United Nations Department of Economic and Social Affairs Sustainable Development

Mr. Ivan Vera, UNDESA

Summary of SDG7 Symposium
Key Takeaways and Next Steps
Distinguished colleagues,
Ladies and Gentleman
We are reaching the end of this very interesting event in which we had the opportunity to discuss so many interesting issues.
It was practically impossible for my colleagues at the Division for Sustainable Development and for me to produce in such a short time a comprehensive summary of this symposium which could capture all your valuable thoughts and recommendations discussed in the last three days.
Nevertheless, last night we prepared a basic list of key messages, most of them rather general, but that we could use as the basis of a more comprehensive summary document to be sent to you soon and to which we could incorporate your additional comments and ideas.
I would like to start by thanking the Norwegian Research Council, the Ministry of Foreign Affairs of Norway and SINTEF for their extraordinary support, kind generosity and for hosting us during the last three days in this beautiful city of Oslo.
The event counted with participation of aroud100 people(on and off), from 30 developing and developed countries from all regions of the world and from most stakeholders including government representatives, private sector, practitioners, financing organizations, academia, NGOs, etc. Representatives from international organizations were also present including from 18 UN organizations.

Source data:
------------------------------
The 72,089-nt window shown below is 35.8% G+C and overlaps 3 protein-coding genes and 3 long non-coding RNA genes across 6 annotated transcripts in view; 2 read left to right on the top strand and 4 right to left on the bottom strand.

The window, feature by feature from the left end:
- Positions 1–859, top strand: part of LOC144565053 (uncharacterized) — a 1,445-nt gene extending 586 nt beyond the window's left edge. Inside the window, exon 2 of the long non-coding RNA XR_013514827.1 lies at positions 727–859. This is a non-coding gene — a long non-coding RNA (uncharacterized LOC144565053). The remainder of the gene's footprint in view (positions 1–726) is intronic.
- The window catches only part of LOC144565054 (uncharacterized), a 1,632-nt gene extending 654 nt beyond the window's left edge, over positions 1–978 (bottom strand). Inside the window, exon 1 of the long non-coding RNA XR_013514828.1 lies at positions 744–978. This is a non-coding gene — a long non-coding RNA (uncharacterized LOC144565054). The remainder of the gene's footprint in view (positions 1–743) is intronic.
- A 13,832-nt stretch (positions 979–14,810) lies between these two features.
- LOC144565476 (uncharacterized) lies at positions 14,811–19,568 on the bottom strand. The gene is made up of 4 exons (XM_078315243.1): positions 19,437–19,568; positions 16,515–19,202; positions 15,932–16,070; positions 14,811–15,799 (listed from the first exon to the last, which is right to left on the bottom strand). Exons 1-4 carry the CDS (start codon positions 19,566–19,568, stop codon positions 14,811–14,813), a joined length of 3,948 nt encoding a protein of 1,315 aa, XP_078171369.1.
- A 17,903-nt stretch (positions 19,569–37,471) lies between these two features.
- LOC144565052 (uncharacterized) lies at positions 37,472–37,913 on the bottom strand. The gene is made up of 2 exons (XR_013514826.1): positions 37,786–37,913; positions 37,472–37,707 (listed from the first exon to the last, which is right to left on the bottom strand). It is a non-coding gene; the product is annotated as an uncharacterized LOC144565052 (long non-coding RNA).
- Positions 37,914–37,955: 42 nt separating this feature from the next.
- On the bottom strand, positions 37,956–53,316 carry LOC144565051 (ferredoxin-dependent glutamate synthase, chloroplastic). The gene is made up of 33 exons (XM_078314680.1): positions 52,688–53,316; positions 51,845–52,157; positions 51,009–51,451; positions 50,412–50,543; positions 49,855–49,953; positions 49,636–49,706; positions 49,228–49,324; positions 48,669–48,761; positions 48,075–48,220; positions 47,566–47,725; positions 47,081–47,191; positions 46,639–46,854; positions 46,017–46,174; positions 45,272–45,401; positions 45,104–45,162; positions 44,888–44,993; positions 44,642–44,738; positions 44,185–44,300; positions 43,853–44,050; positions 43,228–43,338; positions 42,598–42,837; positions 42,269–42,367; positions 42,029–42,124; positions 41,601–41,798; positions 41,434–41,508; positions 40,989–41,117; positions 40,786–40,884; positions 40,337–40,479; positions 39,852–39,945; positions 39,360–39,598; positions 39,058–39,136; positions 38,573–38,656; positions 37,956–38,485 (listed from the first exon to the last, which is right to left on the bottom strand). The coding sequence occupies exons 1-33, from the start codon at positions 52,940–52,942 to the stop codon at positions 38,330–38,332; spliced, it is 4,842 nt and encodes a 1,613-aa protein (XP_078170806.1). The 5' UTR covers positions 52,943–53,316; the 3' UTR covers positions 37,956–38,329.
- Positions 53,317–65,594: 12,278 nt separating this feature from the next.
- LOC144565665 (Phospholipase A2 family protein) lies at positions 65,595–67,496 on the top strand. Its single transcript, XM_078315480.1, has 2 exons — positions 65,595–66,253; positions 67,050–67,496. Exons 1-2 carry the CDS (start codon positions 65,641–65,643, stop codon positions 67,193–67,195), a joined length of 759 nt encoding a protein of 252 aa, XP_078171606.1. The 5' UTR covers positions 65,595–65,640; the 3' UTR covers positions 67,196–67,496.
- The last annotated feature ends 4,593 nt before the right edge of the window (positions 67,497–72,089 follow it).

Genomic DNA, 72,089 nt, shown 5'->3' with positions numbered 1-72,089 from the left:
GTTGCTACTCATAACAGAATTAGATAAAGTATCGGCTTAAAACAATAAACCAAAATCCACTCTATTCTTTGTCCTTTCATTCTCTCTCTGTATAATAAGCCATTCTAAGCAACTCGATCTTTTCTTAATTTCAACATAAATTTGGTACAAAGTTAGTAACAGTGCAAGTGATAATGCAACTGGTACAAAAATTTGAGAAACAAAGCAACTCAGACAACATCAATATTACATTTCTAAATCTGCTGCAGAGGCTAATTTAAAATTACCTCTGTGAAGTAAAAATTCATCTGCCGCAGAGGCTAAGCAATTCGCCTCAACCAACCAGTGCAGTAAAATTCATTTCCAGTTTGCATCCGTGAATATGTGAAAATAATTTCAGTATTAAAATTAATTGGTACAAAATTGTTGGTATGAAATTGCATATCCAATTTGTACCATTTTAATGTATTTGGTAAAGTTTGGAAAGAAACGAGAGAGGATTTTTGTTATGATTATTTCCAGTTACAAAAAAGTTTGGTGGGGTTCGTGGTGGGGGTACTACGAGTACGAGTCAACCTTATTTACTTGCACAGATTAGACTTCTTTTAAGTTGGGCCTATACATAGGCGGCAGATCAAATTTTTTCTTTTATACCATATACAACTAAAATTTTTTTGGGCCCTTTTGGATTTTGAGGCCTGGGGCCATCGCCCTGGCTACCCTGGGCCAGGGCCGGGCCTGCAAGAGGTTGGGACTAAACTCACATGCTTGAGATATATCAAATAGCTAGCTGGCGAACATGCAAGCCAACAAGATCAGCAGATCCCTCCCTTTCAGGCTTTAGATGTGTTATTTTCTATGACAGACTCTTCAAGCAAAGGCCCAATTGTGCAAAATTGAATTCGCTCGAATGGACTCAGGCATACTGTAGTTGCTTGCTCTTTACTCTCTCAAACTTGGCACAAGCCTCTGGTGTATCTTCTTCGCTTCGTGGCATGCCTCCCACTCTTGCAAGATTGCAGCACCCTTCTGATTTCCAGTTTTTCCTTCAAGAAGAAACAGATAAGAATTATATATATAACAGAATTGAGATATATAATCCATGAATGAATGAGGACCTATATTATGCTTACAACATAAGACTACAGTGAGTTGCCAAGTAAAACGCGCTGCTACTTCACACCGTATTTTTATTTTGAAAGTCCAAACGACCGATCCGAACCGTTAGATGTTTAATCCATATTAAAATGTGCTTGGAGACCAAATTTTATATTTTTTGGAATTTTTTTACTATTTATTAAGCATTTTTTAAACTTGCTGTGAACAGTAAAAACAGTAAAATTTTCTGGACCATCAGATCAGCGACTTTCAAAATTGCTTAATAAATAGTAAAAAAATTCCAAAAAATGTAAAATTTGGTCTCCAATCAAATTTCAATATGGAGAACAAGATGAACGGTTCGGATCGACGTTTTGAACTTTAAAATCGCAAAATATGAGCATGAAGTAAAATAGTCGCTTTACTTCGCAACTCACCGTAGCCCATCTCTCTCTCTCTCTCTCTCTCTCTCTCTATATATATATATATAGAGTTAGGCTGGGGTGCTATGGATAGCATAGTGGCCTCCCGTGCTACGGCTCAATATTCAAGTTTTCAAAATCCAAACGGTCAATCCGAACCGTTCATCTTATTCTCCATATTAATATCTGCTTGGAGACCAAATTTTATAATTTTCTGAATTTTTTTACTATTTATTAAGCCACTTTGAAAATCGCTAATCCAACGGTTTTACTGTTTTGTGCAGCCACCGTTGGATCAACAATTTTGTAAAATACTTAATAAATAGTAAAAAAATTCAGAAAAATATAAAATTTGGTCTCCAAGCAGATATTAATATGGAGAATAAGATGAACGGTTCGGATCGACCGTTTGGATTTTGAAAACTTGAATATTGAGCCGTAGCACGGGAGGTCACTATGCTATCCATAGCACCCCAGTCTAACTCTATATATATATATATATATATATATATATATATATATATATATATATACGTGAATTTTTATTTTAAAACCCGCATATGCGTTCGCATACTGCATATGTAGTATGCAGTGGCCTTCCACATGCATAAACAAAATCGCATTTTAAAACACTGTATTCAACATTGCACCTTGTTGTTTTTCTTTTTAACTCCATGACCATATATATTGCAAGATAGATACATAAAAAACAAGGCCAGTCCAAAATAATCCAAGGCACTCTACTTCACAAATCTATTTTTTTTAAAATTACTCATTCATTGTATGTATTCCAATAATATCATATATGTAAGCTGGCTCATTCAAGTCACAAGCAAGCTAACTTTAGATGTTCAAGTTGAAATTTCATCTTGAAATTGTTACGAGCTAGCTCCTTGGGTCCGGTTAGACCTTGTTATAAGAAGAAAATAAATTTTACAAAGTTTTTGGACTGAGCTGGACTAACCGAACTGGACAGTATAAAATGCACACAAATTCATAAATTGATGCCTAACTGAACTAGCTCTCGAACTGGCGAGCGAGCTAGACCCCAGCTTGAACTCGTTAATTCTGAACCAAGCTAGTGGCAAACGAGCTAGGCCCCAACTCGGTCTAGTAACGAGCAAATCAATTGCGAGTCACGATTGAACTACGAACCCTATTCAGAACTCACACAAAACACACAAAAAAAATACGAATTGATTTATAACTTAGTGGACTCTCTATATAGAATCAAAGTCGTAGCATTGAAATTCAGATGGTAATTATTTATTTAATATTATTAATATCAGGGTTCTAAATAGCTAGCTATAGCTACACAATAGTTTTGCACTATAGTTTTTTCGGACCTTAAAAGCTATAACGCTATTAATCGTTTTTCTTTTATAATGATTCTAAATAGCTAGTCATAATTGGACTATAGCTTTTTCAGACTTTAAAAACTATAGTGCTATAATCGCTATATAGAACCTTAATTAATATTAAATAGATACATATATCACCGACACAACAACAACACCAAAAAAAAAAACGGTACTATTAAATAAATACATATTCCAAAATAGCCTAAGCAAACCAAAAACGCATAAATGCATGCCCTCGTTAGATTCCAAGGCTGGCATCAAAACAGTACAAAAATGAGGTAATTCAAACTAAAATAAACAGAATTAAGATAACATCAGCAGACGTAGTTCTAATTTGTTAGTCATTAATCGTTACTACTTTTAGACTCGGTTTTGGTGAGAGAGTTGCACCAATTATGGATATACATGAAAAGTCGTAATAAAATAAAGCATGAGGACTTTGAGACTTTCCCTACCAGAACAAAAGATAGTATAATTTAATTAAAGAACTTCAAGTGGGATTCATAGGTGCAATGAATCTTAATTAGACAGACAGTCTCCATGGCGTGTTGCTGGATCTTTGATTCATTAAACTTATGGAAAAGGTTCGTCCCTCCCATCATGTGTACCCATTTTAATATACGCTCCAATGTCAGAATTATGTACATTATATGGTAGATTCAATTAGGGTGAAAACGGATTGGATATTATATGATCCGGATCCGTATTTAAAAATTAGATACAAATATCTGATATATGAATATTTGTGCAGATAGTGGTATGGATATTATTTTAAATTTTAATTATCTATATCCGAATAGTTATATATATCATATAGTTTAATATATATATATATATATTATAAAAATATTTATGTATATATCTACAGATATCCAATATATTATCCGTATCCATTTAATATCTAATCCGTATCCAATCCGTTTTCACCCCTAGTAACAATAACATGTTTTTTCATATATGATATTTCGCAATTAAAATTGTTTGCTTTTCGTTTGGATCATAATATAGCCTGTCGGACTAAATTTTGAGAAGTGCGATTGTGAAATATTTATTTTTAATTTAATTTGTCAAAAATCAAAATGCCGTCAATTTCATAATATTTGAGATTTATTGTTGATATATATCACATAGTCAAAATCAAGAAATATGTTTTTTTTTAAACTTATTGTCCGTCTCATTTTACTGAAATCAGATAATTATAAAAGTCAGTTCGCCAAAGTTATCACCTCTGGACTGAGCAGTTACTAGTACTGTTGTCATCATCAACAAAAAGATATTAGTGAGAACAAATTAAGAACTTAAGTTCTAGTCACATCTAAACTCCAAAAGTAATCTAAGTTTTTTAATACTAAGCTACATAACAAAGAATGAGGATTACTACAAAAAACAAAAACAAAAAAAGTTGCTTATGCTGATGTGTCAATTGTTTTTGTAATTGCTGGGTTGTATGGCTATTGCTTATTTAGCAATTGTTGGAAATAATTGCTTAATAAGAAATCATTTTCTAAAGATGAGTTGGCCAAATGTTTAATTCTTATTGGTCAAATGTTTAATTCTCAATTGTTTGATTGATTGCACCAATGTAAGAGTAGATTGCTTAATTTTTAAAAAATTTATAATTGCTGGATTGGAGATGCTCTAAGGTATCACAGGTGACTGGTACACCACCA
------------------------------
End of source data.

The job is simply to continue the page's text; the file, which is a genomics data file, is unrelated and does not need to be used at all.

Our preliminary list of basic key messages includes the following:
1. We need to continue acknowledging that Energy is a means rather than an end and that Energy is an indispensable factor for achieving most of the sustainable development goals.
2. It is clear that considerable progress has been made to satisfy the Sustainable Development Goal on Energy – SDG 7, but that at the current pace of progress, we will not be able to meet the specific targets of this goal by 2030.
3. The SDGs are defined, in the 2030 Agenda for Sustainable Development as indivisible and need to be taken in an integrated manner; therefore, in order to accelerate progress we have to promote an integrated approach on SDG7 that maximizes synergies across all sectors.
4. A more comprehensive set of indicators are necessary to effectively review and monitor SDG7 and its targets. To this end, complimentary indicators may be required especially to monitor the interlinkages with other SDGs.
5. Much more effort is necessary in the area of sustainable cooking solutions; nearly 3 billion people still do not have access to clean cooking fuels causing 4 million deaths annually.
6. Considerable progress has been made in electrification in the last few years, such as in India, nevertheless, in some parts of the world population growth continues to outpace progress, especially in sub Saharan Africa.
7. Participants recognized a need for more concrete understanding of some energy terminologies including what defines access and renewable energy.
8. Innovative business models (such as variations of mobile payments and pay-as-you-go) are critical to further dissemination of distributed energy programs. Promotion of income generating activities and other productive uses clearly enhance business sustainability and also empowers communities.